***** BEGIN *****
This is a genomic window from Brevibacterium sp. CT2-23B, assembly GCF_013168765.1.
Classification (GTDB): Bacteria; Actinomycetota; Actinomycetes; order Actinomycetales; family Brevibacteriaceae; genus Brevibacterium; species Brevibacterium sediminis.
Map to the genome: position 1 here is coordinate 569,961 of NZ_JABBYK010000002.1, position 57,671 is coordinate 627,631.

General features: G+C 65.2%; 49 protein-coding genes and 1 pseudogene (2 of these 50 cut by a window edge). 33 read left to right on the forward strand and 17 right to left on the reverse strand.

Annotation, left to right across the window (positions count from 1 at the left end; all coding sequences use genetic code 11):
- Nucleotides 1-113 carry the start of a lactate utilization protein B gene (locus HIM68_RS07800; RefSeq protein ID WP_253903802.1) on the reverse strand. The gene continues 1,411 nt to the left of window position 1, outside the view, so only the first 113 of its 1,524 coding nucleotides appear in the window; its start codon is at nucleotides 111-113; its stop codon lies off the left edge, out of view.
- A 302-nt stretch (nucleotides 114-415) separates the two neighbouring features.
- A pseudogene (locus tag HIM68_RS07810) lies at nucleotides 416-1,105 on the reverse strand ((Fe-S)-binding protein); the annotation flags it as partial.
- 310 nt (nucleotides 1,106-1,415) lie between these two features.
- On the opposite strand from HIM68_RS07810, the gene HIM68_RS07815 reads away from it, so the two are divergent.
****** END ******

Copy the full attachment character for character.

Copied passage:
This is a genomic window from Brevibacterium sp. CT2-23B, assembly GCF_013168765.1.
Classification (GTDB): Bacteria; Actinomycetota; Actinomycetes; order Actinomycetales; family Brevibacteriaceae; genus Brevibacterium; species Brevibacterium sediminis.
Map to the genome: position 1 here is coordinate 569,961 of NZ_JABBYK010000002.1, position 57,671 is coordinate 627,631.

General features: G+C 65.2%; 49 protein-coding genes and 1 pseudogene (2 of these 50 cut by a window edge). 33 read left to right on the forward strand and 17 right to left on the reverse strand.

Annotation, left to right across the window (positions count from 1 at the left end; all coding sequences use genetic code 11):
- Nucleotides 1-113 carry the start of a lactate utilization protein B gene (locus HIM68_RS07800; RefSeq protein ID WP_253903802.1) on the reverse strand. The gene continues 1,411 nt to the left of window position 1, outside the view, so only the first 113 of its 1,524 coding nucleotides appear in the window; its start codon is at nucleotides 111-113; its stop codon lies off the left edge, out of view.
- A 302-nt stretch (nucleotides 114-415) separates the two neighbouring features.
- A pseudogene (locus tag HIM68_RS07810) lies at nucleotides 416-1,105 on the reverse strand ((Fe-S)-binding protein); the annotation flags it as partial.
- 310 nt (nucleotides 1,106-1,415) lie between these two features.
- On the opposite strand from HIM68_RS07810, the gene HIM68_RS07815 reads away from it, so the two are divergent.